The system benefits most when a thread performing dependent-memory lookups is paired with an RSA thread. The throughput of the memory thread almost doubles, reaching the value it would have had if it hadn't been paired with RSA. Another way to interpret the same result is that the RSA computation comes for free, because of SMT. In reality the RSA computation is hidden under the very long stall times of the memory thread. We also observe that the throughput of a single memory thread is increased by approximately 30 percent when SMT is switched on, and the memory thread is multiplexed with another memory thread. The same throughput is almost doubled when the memory thread is paired with an RSA thread. These results indicate that RSA is a much better companion thread than a second memory thread, due to the fact that one workload is memory access-intensive, and the other workload is compute-intensive. If an RSA thread is paired with a memory thread, then RSA performance also increases by 21 percent when SMT is switched ON as compared to OFF [11].

To further validate our position that SMT is beneficial especially to crypto workloads, we built a test bed running SpecWeb 2005. The test bed consisted of a server machine using an Intel Core i7 processor connected to two client machines running a total of four client engines. We measured the server's capacity with SMT turned on and off for the banking and support (regular HTTP) workloads. Our experiments indicate that SMT improves the overall system performance by at least 10 percent -- more for the banking workload than the support workload. This result is in accordance with our earlier experiments, and it indicates that crypto workloads can take advantage of SMT.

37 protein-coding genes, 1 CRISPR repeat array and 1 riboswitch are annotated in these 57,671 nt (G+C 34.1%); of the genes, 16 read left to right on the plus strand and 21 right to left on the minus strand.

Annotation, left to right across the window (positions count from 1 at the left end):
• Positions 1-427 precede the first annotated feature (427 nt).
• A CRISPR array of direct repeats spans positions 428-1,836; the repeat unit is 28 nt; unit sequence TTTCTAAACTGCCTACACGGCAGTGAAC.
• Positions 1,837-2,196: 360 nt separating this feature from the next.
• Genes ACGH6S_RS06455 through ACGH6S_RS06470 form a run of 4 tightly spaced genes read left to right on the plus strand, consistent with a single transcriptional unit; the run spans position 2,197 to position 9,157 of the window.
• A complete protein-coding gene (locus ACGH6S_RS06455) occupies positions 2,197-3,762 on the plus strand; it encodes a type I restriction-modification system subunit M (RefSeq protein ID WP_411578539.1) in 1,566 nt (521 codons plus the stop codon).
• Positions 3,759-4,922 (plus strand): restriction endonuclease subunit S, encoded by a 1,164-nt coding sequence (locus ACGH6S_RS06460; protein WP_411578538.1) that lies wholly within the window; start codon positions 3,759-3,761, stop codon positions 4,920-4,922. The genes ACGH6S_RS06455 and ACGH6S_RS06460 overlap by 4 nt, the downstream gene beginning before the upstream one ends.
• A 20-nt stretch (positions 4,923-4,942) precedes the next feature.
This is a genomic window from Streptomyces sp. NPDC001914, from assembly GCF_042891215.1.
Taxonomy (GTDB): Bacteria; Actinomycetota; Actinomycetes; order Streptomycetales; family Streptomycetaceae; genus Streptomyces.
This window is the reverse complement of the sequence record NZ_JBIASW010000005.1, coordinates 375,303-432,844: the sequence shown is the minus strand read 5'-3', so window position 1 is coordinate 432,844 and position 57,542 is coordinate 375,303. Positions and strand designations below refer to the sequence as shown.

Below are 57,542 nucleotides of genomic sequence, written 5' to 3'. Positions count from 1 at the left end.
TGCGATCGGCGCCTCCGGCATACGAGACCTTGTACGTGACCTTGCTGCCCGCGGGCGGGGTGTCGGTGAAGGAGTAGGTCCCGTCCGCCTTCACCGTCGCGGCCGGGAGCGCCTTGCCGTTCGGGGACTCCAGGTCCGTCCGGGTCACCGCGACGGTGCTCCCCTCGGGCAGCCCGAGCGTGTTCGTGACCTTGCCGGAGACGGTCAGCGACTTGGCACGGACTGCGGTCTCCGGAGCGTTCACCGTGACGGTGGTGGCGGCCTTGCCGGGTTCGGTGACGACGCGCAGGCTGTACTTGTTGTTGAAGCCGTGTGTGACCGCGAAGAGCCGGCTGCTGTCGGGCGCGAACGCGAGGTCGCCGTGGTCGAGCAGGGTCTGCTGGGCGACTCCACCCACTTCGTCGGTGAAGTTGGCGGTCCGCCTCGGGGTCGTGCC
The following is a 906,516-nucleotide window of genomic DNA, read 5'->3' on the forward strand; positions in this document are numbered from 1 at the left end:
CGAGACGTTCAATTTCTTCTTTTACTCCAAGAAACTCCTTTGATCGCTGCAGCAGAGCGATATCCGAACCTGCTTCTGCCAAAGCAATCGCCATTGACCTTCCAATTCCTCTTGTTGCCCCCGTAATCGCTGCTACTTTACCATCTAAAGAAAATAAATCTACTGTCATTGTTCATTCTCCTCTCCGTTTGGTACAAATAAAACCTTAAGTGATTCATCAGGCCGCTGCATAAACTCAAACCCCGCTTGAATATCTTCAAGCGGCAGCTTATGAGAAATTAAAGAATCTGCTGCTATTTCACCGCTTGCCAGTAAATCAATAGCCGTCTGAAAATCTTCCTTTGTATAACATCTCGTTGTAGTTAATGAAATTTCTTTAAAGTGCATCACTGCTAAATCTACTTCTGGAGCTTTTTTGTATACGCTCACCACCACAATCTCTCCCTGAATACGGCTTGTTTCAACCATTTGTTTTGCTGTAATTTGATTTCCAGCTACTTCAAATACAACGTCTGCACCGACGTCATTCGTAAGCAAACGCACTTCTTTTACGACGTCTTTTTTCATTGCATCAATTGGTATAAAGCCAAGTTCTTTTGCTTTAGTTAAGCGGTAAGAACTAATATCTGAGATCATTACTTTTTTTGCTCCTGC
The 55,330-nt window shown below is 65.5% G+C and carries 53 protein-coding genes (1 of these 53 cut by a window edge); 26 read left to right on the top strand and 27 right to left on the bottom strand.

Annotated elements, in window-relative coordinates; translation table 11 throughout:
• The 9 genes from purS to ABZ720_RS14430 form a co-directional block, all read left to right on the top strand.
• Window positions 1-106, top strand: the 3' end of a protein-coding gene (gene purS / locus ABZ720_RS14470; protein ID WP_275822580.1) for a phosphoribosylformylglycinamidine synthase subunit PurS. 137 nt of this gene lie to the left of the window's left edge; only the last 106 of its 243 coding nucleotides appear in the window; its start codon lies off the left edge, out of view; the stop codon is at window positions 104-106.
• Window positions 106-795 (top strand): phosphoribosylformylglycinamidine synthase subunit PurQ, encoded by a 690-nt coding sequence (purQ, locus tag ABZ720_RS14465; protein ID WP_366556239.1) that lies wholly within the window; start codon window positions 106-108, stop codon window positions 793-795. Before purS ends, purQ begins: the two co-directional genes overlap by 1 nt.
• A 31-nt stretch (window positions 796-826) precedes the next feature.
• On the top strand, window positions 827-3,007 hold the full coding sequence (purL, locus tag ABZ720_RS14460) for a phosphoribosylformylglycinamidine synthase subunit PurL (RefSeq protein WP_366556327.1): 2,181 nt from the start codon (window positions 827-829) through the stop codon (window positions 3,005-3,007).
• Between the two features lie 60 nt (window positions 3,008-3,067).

The overall impact of our cryptographic algorithm acceleration technologies is in Figure 3. The first bar represents the crypto overhead of a 230 Kbyte SSL transaction as it runs on an Intel Core i7 processor today. The encryption scheme used is AES-256 in the counter mode. The next bar shows the acceleration gain if AES is implemented with the new instructions. The third bar shows the incremental gain by using our RSA software and SMT. Finally, the last bar shows the gain associated with replacing SHA1 with GCM. GCM is a message authentication scheme offering the same functionality as HMAC-SHA1. As is evident from the figure, our acceleration technologies substantially reduce the crypto overheads resulting in significant performance and efficiency improvement.

Figure 3: Impact Of Crypto Acceleration Technologies (Source: Intel Corporation, 2009